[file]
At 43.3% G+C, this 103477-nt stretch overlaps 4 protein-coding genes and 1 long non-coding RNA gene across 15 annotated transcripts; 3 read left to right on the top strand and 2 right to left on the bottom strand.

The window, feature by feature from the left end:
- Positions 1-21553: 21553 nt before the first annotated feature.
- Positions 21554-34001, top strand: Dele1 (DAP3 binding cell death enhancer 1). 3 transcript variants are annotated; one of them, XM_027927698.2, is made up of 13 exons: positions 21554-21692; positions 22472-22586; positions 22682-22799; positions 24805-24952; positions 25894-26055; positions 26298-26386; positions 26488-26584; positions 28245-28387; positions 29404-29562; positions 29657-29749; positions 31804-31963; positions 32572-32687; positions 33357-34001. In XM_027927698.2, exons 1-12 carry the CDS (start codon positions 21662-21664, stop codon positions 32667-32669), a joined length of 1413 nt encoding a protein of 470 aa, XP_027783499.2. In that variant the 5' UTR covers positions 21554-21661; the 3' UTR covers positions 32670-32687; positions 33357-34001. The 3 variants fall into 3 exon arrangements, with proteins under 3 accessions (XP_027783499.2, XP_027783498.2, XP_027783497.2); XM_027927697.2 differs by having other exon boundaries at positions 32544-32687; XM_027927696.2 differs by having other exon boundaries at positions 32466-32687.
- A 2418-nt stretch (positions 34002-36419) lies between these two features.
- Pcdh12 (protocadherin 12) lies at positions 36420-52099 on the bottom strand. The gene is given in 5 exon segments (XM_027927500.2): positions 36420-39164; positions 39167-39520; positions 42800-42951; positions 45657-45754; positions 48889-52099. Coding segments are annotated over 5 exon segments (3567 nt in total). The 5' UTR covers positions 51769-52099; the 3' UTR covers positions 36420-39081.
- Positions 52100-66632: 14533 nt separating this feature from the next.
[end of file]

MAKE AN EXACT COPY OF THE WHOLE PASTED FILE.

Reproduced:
At 43.3% G+C, this 103477-nt stretch overlaps 4 protein-coding genes and 1 long non-coding RNA gene across 15 annotated transcripts; 3 read left to right on the top strand and 2 right to left on the bottom strand.

The window, feature by feature from the left end:
- Positions 1-21553: 21553 nt before the first annotated feature.
- Positions 21554-34001, top strand: Dele1 (DAP3 binding cell death enhancer 1). 3 transcript variants are annotated; one of them, XM_027927698.2, is made up of 13 exons: positions 21554-21692; positions 22472-22586; positions 22682-22799; positions 24805-24952; positions 25894-26055; positions 26298-26386; positions 26488-26584; positions 28245-28387; positions 29404-29562; positions 29657-29749; positions 31804-31963; positions 32572-32687; positions 33357-34001. In XM_027927698.2, exons 1-12 carry the CDS (start codon positions 21662-21664, stop codon positions 32667-32669), a joined length of 1413 nt encoding a protein of 470 aa, XP_027783499.2. In that variant the 5' UTR covers positions 21554-21661; the 3' UTR covers positions 32670-32687; positions 33357-34001. The 3 variants fall into 3 exon arrangements, with proteins under 3 accessions (XP_027783499.2, XP_027783498.2, XP_027783497.2); XM_027927697.2 differs by having other exon boundaries at positions 32544-32687; XM_027927696.2 differs by having other exon boundaries at positions 32466-32687.
- A 2418-nt stretch (positions 34002-36419) lies between these two features.
- Pcdh12 (protocadherin 12) lies at positions 36420-52099 on the bottom strand. The gene is given in 5 exon segments (XM_027927500.2): positions 36420-39164; positions 39167-39520; positions 42800-42951; positions 45657-45754; positions 48889-52099. Coding segments are annotated over 5 exon segments (3567 nt in total). The 5' UTR covers positions 51769-52099; the 3' UTR covers positions 36420-39081.
- Positions 52100-66632: 14533 nt separating this feature from the next.